# An interesting problem...?

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Stephen is making "the Stephen fractions". He chooses a set of two whole numbers (could be identical) greater than 1. He multiplies them, squares the result, and finds the reciprocal of the answer. (e.g. #(3,4)# =>#1/(3*4)^2=>1/144)# Given that the order of the numbers do not matter (#(3,4)# and #(4,3)# are the same), what is the sum of all Stephen fractions if there is a sum? Note that #1/(3*4)^2# and #1/(2*6)^2# are counted as two different fractions.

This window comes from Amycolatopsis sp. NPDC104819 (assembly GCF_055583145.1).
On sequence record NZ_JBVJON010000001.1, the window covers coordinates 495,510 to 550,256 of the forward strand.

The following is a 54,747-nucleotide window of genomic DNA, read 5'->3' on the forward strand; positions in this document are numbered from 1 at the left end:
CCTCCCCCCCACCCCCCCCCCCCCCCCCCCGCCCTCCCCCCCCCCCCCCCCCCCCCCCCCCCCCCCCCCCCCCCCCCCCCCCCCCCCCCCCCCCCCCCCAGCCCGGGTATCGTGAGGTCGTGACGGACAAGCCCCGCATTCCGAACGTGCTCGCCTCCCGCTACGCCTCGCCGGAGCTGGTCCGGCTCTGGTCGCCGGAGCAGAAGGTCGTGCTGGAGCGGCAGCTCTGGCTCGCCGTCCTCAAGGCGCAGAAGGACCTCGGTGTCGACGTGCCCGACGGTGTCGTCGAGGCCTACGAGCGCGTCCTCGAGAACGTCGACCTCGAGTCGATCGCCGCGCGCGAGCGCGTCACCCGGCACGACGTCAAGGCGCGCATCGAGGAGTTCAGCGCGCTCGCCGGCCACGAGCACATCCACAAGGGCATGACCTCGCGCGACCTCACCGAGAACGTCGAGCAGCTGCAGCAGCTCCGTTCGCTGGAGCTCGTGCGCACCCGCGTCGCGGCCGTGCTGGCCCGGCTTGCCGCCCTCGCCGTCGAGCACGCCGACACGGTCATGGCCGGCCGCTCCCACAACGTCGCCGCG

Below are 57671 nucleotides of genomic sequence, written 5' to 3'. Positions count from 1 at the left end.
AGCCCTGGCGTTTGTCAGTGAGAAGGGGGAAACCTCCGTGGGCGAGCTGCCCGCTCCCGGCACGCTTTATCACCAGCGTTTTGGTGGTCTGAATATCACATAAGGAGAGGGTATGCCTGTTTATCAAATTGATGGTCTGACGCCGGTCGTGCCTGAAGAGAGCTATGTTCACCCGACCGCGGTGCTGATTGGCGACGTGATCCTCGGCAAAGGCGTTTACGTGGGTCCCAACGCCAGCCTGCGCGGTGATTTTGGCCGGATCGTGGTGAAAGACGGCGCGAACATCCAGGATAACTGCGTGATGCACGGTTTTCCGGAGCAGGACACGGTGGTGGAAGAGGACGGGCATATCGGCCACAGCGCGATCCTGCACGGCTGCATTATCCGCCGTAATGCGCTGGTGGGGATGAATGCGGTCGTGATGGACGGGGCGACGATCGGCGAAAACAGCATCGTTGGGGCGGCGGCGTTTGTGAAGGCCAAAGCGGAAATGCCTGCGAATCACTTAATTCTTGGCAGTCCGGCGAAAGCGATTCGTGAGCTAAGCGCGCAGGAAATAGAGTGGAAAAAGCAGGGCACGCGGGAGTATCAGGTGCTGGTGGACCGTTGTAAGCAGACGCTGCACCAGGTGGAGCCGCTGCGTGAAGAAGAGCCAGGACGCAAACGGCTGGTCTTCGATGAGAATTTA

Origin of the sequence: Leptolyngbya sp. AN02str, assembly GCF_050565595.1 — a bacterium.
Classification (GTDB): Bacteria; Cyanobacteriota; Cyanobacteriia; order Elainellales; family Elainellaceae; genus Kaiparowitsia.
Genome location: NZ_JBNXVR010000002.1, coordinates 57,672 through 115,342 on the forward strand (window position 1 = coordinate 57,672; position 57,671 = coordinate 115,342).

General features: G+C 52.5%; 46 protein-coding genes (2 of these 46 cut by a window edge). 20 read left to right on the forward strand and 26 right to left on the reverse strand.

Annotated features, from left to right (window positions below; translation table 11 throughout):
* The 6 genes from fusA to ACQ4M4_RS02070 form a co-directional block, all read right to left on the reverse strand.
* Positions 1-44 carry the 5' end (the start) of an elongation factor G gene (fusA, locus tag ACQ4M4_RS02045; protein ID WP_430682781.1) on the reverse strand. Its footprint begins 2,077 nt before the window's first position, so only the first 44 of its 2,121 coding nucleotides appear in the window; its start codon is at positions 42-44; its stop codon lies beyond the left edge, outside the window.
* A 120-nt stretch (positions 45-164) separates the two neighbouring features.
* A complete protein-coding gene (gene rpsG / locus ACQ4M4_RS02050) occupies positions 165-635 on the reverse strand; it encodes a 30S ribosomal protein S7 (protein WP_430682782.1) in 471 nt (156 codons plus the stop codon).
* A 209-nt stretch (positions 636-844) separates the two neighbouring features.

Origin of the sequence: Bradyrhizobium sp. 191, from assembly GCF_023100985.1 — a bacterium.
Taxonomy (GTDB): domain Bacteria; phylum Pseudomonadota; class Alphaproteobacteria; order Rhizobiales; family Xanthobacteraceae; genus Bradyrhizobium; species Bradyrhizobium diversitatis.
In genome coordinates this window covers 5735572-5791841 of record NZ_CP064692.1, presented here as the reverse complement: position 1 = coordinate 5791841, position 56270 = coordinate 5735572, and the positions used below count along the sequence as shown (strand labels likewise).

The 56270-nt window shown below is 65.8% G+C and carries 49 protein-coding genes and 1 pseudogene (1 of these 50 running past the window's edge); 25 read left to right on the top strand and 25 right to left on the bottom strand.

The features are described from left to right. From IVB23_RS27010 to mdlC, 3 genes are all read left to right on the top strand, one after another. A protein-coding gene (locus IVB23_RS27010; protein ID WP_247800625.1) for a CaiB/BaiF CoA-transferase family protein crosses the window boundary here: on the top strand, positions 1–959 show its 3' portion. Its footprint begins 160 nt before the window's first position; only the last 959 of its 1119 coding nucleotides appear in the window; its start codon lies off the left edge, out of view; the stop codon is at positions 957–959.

I think I have found a solution, and I would like to know how you would solve this problem!

Stephen is making "the Stephen fractions". He chooses a set of two whole numbers (could be identical) greater than 1. He multiplies them, squares the result, and finds the reciprocal of the answer. (e.g.

I think I have found a solution, and I would like to know how you would solve this problem!

##### 1 Answer

#### Answer:

The sum of all Stephen fractions is

#### Explanation:

Evaluating the problem, we know that Stephen fractions sum

I replace in each sum

\0/ Here's our answer !